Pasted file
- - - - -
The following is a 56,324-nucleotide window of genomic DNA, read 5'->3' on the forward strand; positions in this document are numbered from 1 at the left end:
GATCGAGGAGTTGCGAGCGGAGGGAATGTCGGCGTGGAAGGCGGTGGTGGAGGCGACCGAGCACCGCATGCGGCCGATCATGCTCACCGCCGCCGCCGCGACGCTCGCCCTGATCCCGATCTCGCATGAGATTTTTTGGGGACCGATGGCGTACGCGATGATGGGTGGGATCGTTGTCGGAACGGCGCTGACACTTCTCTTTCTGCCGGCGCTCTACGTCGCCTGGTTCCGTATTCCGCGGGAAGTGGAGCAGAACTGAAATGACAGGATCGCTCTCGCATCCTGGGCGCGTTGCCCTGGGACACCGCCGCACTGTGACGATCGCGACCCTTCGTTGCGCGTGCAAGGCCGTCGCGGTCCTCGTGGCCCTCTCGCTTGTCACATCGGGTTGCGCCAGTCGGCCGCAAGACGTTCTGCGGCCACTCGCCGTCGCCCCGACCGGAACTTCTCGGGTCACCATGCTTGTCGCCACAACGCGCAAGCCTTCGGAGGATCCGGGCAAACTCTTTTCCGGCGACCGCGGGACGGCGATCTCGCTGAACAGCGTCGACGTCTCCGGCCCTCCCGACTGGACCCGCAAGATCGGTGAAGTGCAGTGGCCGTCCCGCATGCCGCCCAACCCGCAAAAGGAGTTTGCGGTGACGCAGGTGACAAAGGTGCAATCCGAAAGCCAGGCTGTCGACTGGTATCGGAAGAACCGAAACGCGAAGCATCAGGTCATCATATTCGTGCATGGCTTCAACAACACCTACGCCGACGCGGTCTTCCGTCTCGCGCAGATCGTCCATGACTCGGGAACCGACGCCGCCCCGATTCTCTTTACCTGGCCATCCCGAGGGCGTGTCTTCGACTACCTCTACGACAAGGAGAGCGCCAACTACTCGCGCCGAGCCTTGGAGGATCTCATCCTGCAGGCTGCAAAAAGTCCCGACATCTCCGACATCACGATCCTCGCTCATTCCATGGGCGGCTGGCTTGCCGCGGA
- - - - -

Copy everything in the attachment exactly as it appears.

The following is a 56,324-nucleotide window of genomic DNA, read 5'->3' on the forward strand; positions in this document are numbered from 1 at the left end:
GATCGAGGAGTTGCGAGCGGAGGGAATGTCGGCGTGGAAGGCGGTGGTGGAGGCGACCGAGCACCGCATGCGGCCGATCATGCTCACCGCCGCCGCCGCGACGCTCGCCCTGATCCCGATCTCGCATGAGATTTTTTGGGGACCGATGGCGTACGCGATGATGGGTGGGATCGTTGTCGGAACGGCGCTGACACTTCTCTTTCTGCCGGCGCTCTACGTCGCCTGGTTCCGTATTCCGCGGGAAGTGGAGCAGAACTGAAATGACAGGATCGCTCTCGCATCCTGGGCGCGTTGCCCTGGGACACCGCCGCACTGTGACGATCGCGACCCTTCGTTGCGCGTGCAAGGCCGTCGCGGTCCTCGTGGCCCTCTCGCTTGTCACATCGGGTTGCGCCAGTCGGCCGCAAGACGTTCTGCGGCCACTCGCCGTCGCCCCGACCGGAACTTCTCGGGTCACCATGCTTGTCGCCACAACGCGCAAGCCTTCGGAGGATCCGGGCAAACTCTTTTCCGGCGACCGCGGGACGGCGATCTCGCTGAACAGCGTCGACGTCTCCGGCCCTCCCGACTGGACCCGCAAGATCGGTGAAGTGCAGTGGCCGTCCCGCATGCCGCCCAACCCGCAAAAGGAGTTTGCGGTGACGCAGGTGACAAAGGTGCAATCCGAAAGCCAGGCTGTCGACTGGTATCGGAAGAACCGAAACGCGAAGCATCAGGTCATCATATTCGTGCATGGCTTCAACAACACCTACGCCGACGCGGTCTTCCGTCTCGCGCAGATCGTCCATGACTCGGGAACCGACGCCGCCCCGATTCTCTTTACCTGGCCATCCCGAGGGCGTGTCTTCGACTACCTCTACGACAAGGAGAGCGCCAACTACTCGCGCCGAGCCTTGGAGGATCTCATCCTGCAGGCTGCAAAAAGTCCCGACATCTCCGACATCACGATCCTCGCTCATTCCATGGGCGGCTGGCTTGCCGCGGA